Greenhouse project reaches completion
It’s no secret that the growing season is short and recycling options are limited in the Gunnison Valley. It was at the confluence of these two seemingly unrelated challenges that Ayodeji Oluwalana saw opportunity.
As part of his studies in the Sustainable and Resilient Communities track of the Master of Environmental Management Program at Western State Colorado University, Oluwalana recently completed a 10-foot by 12-foot greenhouse built from clear, plastic bottles that allow light through while at the same time trapping heat.
The intention of the project was to serve as a teaching tool in more ways than one — both showing the potential for re-using a commonly discarded item, as well as a demonstration for anyone interested in building a similar structure.
The concept was born out of Oluwalana’s own experience with poor waste management in his home country of Nigeria. There, due to a lack of effective management practices, bottles are commonly discarded in streets, blocking drainages and leading to floods and erosion.
In the United States, it’s estimated that about 60 million plastic bottles are used daily, and about 38 billion bottles are sent to the landfill each year. To meet the production demand for those vessels, it takes approximately 15-17 million barrels of oil annually — equivalent to the amount of petroleum needed to power 100,000 cars in a single year.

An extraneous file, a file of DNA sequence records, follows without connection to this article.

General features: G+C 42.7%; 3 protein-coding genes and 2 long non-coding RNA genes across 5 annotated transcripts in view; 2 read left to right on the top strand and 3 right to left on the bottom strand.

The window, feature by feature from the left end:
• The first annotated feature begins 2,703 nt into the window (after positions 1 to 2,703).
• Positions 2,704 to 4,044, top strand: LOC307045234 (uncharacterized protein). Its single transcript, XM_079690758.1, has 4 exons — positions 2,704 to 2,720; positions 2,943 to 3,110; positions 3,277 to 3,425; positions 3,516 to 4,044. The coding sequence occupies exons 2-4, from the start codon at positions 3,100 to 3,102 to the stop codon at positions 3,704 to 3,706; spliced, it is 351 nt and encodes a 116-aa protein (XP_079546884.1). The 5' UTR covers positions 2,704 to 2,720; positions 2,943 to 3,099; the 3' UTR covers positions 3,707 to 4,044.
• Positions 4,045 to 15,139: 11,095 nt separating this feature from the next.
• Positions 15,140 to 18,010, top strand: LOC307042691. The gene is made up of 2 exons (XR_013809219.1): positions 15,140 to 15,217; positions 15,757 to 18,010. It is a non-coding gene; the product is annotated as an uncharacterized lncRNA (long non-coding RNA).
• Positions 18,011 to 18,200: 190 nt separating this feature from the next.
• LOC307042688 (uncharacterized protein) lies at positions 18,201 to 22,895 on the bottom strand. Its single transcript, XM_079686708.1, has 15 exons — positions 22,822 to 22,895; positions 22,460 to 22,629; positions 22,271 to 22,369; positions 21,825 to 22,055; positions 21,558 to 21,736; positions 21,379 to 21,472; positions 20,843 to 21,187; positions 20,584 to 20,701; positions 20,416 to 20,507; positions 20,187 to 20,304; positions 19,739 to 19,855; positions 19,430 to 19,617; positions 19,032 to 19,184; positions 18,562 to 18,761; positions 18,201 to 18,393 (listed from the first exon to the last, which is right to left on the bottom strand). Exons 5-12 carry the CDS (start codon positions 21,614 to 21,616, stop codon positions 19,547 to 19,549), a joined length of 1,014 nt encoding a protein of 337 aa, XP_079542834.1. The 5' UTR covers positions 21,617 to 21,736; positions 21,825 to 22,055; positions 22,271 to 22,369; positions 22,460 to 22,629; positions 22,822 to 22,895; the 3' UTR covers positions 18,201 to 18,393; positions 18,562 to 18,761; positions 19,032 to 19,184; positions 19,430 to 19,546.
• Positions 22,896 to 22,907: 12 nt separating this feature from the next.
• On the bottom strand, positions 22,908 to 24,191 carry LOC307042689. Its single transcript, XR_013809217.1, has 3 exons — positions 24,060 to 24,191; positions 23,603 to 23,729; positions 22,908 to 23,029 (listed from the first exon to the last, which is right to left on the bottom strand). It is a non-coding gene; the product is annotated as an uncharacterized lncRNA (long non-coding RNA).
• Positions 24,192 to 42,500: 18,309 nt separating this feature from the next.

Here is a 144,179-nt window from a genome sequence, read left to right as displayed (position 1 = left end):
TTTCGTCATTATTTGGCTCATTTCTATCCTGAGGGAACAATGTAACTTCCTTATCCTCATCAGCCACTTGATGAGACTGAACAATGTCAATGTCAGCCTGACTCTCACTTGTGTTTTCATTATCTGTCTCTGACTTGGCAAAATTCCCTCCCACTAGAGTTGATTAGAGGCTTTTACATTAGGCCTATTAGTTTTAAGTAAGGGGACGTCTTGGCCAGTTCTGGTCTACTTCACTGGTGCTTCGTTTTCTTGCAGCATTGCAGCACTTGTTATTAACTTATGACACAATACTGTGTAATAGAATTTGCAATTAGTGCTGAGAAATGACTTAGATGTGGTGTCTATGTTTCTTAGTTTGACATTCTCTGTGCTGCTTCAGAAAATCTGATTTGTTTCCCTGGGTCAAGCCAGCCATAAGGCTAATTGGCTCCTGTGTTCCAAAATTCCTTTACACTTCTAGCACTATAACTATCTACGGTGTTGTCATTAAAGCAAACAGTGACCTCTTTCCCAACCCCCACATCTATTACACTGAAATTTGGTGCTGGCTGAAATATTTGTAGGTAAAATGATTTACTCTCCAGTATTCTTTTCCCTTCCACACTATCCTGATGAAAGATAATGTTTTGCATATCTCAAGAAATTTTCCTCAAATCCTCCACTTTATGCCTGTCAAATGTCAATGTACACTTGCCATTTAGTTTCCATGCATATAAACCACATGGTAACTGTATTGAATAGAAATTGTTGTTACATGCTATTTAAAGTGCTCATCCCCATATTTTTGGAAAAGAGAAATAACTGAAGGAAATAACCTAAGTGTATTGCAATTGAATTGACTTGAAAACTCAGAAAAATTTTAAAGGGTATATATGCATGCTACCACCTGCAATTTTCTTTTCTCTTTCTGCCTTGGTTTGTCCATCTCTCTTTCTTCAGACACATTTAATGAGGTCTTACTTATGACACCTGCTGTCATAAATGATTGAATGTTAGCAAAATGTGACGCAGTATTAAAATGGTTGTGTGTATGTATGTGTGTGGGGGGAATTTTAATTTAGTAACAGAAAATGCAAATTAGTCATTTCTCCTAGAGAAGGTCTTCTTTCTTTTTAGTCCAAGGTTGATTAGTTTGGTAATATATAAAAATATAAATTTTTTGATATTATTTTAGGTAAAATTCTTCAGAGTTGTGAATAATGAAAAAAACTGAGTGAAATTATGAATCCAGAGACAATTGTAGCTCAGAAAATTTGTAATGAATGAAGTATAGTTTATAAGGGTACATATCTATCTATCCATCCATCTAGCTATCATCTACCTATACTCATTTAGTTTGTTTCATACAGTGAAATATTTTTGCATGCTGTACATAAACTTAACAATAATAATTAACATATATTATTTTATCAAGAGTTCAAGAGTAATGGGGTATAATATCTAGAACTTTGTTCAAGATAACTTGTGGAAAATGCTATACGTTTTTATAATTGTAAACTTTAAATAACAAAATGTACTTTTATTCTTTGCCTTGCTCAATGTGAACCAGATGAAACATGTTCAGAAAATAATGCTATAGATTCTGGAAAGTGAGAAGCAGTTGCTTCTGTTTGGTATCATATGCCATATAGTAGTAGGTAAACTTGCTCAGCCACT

Among the many advantages of re-utilizing plastic bottles to build structures, Oluwalana viewed the project for its ability to improve economic and social conditions — especially in a cold climate.
The greenhouse is currently located at Coldharbour Ranch east of the city, and Gunnison-based Calder Farm will use the greenhouse this coming winter, testing its structural integrity.
Oluwalana estimates the total cost of the project at $1,200-1,400, excluding volunteer time, over about four and a half months. However, he noted that it could be done for less depending upon materials salvaged.
Local builder Steve Schechter also was closely involved in the project.
“I wanted to ensure sustainability of this project, if it did work,” Oluwalana explained. “I wanted a local builder to be knowledgeable on how to build this, in the event I move away from Gunnison.”
Oluwalana also credited the Coldharbour Institute for helping see the project to fruition. The MEM graduate is one of the Coldharbour’s Clark Fellows — a program which financially supports select graduate students in their coursework.
“Our mission incorporates energy efficiency and green building,” said Coldharbour Executive Director Suzanne Ewy. “That’s what this project is all about.”
Ewy noted that the greenhouse will serve as a useful case study at the institute’s Coldharbour Ranch property — especially as Coldharbour begins to serve as a hub for the Savory Institute, which promotes large-scale restoration of grasslands through holistic management.
Oluwalana is working for Western currently, splitting time between custodial services and the position of sustainability coordinator — helping the university reduce the amount of waste generated on campus that’s directed to the landfill.
“I never expected people to accept it the way it was accepted,” Oluwalana said of the greenhouse project. “That kept me going.”
(Will Shoemaker can be contacted at 970.641.1414 or firstname.lastname@example.org.)